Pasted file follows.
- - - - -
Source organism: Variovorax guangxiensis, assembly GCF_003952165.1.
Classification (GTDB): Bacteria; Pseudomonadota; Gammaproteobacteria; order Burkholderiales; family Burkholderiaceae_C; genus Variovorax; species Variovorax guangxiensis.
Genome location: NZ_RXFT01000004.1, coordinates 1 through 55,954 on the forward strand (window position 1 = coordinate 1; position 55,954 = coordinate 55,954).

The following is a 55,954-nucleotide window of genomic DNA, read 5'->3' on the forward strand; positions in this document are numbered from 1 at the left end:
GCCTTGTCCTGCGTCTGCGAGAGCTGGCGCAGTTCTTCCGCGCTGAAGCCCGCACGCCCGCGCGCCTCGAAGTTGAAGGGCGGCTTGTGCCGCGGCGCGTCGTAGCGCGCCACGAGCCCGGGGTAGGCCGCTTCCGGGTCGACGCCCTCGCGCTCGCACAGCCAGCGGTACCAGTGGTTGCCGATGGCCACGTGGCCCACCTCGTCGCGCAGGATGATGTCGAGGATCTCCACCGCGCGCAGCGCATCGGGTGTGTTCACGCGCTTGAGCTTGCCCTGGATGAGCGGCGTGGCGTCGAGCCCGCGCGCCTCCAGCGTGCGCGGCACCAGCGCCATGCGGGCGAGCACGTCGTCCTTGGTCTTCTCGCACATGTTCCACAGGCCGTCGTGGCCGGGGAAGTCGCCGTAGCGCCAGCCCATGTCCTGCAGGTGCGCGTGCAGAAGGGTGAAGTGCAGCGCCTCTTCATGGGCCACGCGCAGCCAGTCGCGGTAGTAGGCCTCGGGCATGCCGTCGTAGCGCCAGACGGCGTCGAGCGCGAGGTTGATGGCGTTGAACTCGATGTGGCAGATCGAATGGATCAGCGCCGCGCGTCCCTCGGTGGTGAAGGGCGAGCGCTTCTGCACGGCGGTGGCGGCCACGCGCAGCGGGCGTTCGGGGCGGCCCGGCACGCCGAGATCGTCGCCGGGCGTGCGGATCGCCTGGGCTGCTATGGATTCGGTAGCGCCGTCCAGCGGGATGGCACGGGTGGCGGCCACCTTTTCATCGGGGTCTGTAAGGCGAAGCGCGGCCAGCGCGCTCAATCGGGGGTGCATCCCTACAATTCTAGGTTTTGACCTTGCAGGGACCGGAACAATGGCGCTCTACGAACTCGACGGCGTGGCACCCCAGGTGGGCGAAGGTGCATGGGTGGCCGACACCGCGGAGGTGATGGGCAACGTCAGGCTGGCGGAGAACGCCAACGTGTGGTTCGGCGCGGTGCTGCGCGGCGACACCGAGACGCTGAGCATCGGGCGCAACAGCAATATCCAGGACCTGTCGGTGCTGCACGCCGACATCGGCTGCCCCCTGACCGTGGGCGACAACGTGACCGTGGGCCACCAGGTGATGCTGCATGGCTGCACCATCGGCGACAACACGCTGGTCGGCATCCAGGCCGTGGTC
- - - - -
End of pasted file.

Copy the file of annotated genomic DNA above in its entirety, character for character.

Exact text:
Source organism: Variovorax guangxiensis, assembly GCF_003952165.1.
Classification (GTDB): Bacteria; Pseudomonadota; Gammaproteobacteria; order Burkholderiales; family Burkholderiaceae_C; genus Variovorax; species Variovorax guangxiensis.
Genome location: NZ_RXFT01000004.1, coordinates 1 through 55,954 on the forward strand (window position 1 = coordinate 1; position 55,954 = coordinate 55,954).

The following is a 55,954-nucleotide window of genomic DNA, read 5'->3' on the forward strand; positions in this document are numbered from 1 at the left end:
GCCTTGTCCTGCGTCTGCGAGAGCTGGCGCAGTTCTTCCGCGCTGAAGCCCGCACGCCCGCGCGCCTCGAAGTTGAAGGGCGGCTTGTGCCGCGGCGCGTCGTAGCGCGCCACGAGCCCGGGGTAGGCCGCTTCCGGGTCGACGCCCTCGCGCTCGCACAGCCAGCGGTACCAGTGGTTGCCGATGGCCACGTGGCCCACCTCGTCGCGCAGGATGATGTCGAGGATCTCCACCGCGCGCAGCGCATCGGGTGTGTTCACGCGCTTGAGCTTGCCCTGGATGAGCGGCGTGGCGTCGAGCCCGCGCGCCTCCAGCGTGCGCGGCACCAGCGCCATGCGGGCGAGCACGTCGTCCTTGGTCTTCTCGCACATGTTCCACAGGCCGTCGTGGCCGGGGAAGTCGCCGTAGCGCCAGCCCATGTCCTGCAGGTGCGCGTGCAGAAGGGTGAAGTGCAGCGCCTCTTCATGGGCCACGCGCAGCCAGTCGCGGTAGTAGGCCTCGGGCATGCCGTCGTAGCGCCAGACGGCGTCGAGCGCGAGGTTGATGGCGTTGAACTCGATGTGGCAGATCGAATGGATCAGCGCCGCGCGTCCCTCGGTGGTGAAGGGCGAGCGCTTCTGCACGGCGGTGGCGGCCACGCGCAGCGGGCGTTCGGGGCGGCCCGGCACGCCGAGATCGTCGCCGGGCGTGCGGATCGCCTGGGCTGCTATGGATTCGGTAGCGCCGTCCAGCGGGATGGCACGGGTGGCGGCCACCTTTTCATCGGGGTCTGTAAGGCGAAGCGCGGCCAGCGCGCTCAATCGGGGGTGCATCCCTACAATTCTAGGTTTTGACCTTGCAGGGACCGGAACAATGGCGCTCTACGAACTCGACGGCGTGGCACCCCAGGTGGGCGAAGGTGCATGGGTGGCCGACACCGCGGAGGTGATGGGCAACGTCAGGCTGGCGGAGAACGCCAACGTGTGGTTCGGCGCGGTGCTGCGCGGCGACACCGAGACGCTGAGCATCGGGCGCAACAGCAATATCCAGGACCTGTCGGTGCTGCACGCCGACATCGGCTGCCCCCTGACCGTGGGCGACAACGTGACCGTGGGCCACCAGGTGATGCTGCATGGCTGCACCATCGGCGACAACACGCTGGTCGGCATCCAGGCCGTGGTC